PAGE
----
TEXAS, USA — The World Health Organization on Thursday declared the deadly coronavirus outbreak a global health emergency — the sixth declaration of its kind in the past decade.
About 170 people have died overseas from the pneumonia-like illness, and last week Texas had its first scare with four suspected cases — all of which turned out to be false alarms.
But as panic and fear of catching the disease spread even faster and wider than the disease itself, Texas health officials are trying to quell hysteria and encouraging people to stay calm, wash their hands and get a flu shot.
So far the mortality rate for the virus is about the same as a bad year of the flu, said Dr. Trish Perl, chief of infectious diseases and geographic medicine at University of Texas Southwestern Medical Center. Health officials also noted that the highest risks were for countries with less sophisticated health care systems.
"Our greatest concern is the potential for the virus to spread to countries with weaker health systems, and which are ill prepared to deal with it,” said Dr. Tedros Adhanom Ghebreyesus, director-general of the World Health Organization, at a press conference Thursday.
Nonetheless, Texas leaders say they are staying vigilant. On Thursday morning, officials representing state health services, emergency management, public schools, universities and law enforcement met to discuss available resources and distribute information about the coronavirus.
“If you come up sick in Amarillo, you can get treatment just like you would in Dallas or in Houston or in Brownsville,” said Seth Christensen, spokesperson for the Texas Division of Emergency Management. “We have to make sure that all the resources are spread across our state. This virus could impact anyone anywhere.”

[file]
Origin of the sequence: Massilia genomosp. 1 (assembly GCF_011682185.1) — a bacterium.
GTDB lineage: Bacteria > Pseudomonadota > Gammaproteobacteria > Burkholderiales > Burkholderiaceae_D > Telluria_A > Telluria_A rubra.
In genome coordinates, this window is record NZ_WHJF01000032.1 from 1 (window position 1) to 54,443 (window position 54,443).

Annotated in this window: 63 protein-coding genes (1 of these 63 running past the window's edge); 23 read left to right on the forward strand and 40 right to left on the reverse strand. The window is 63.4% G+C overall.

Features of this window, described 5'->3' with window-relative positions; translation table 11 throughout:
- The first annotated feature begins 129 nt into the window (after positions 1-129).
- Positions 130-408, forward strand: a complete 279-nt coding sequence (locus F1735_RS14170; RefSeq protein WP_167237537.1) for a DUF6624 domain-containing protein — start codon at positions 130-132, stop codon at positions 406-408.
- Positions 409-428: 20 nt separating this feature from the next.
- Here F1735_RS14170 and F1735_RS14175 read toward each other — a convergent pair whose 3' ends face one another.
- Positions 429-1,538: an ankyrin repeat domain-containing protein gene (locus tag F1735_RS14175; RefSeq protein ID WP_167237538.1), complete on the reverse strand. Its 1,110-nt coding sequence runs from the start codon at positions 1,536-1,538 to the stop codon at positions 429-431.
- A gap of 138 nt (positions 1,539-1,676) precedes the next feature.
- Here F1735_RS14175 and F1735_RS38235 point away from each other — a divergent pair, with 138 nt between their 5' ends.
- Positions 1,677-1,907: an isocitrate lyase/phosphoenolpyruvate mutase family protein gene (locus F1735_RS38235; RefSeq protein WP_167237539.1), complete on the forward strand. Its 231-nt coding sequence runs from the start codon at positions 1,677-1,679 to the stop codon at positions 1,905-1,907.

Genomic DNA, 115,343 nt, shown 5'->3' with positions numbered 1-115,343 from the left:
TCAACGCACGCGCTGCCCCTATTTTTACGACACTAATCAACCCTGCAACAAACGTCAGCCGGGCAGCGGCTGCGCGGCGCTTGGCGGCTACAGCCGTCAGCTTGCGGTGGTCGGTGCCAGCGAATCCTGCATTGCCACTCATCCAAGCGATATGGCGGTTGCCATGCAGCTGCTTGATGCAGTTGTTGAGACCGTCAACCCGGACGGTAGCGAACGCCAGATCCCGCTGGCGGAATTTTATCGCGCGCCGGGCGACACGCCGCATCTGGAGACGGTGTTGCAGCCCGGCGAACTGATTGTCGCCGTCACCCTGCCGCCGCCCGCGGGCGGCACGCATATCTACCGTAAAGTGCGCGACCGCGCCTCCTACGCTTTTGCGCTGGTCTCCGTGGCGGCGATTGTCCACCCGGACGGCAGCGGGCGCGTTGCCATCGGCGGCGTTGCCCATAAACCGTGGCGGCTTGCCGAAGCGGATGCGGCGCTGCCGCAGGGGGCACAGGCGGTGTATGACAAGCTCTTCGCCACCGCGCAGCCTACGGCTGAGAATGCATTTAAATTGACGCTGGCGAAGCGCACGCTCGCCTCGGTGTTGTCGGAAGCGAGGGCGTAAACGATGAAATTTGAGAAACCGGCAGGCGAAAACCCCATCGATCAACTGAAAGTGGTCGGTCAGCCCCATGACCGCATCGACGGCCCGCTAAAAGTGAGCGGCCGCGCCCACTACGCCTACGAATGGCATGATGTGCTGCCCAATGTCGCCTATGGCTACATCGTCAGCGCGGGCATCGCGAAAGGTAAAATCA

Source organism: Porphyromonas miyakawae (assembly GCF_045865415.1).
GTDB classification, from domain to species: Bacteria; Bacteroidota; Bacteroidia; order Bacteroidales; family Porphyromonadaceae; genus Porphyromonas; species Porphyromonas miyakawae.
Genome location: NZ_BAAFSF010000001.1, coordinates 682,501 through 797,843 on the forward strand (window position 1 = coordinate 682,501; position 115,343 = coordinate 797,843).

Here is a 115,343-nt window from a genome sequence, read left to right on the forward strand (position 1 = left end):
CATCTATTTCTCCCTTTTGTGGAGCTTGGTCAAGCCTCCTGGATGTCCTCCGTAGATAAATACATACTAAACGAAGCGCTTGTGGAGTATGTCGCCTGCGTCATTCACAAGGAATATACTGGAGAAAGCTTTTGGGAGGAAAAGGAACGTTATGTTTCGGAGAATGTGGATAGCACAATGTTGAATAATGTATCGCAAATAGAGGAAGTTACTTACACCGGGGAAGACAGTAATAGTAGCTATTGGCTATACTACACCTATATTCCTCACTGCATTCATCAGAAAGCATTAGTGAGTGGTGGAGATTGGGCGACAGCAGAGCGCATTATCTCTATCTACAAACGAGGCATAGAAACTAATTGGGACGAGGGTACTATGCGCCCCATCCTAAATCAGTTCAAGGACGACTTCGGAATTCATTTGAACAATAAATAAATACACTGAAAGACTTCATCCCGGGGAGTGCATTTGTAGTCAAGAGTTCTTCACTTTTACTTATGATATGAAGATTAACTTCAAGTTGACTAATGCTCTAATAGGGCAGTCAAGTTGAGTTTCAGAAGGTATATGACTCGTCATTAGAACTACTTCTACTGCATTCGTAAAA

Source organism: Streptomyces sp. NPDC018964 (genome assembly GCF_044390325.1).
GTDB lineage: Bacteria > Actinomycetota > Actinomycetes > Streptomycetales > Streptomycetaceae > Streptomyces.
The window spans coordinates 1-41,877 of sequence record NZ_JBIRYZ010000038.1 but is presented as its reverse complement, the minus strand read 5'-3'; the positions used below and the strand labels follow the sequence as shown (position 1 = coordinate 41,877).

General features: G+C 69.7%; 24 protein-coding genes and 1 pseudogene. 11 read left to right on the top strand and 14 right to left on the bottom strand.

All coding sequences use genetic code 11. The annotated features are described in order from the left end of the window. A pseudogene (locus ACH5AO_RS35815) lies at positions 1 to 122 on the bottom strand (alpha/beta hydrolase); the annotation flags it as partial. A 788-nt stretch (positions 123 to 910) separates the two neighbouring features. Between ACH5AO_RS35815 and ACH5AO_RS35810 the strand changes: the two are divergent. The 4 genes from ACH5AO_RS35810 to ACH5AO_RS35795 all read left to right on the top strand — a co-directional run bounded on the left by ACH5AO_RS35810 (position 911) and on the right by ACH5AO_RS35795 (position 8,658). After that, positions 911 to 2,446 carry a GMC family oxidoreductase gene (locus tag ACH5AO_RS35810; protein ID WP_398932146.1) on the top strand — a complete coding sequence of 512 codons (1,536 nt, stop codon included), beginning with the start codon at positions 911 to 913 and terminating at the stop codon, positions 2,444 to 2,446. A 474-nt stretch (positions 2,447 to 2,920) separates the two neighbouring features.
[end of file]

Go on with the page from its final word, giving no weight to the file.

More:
In particular, Texas universities, many with international students and Asian study-abroad programs, are evaluating their next steps. The first two suspected cases of the virus in Texas were college students who’d recently traveled to China.
Both of the students’ schools, Texas A&M University and Baylor University, join a handful of institutions that have issued temporary bans on all university-sponsored travel to China, save for essential travel. The schools are taking the lead from the Centers for Disease Control and Prevention, which issued an advisory Tuesday strongly recommending Americans avoid traveling to the country.
No student programs for Baylor were affected by the travel ban, school officials said. The school’s biggest challenge is rerouting already scheduled flights with layovers in China, said Lori Fogleman, a representative for the school, in an email. Representatives from A&M did not respond to requests for comment.
The University of Texas enacted a similar travel ban. Fewer than 10 students from the Austin campus are in China studying abroad. The university is working to get them back to the U.S. and find an alternative study-abroad program or on-campus classes for those who intended to study in China.
Texas’ international airports are also taking action. Since the outbreak, hundreds of flights from Chinese airports were canceled, and U.S. officials routed travel from the region to one of 20 American airports with CDC quarantine facilities, The Washington Post reported Monday.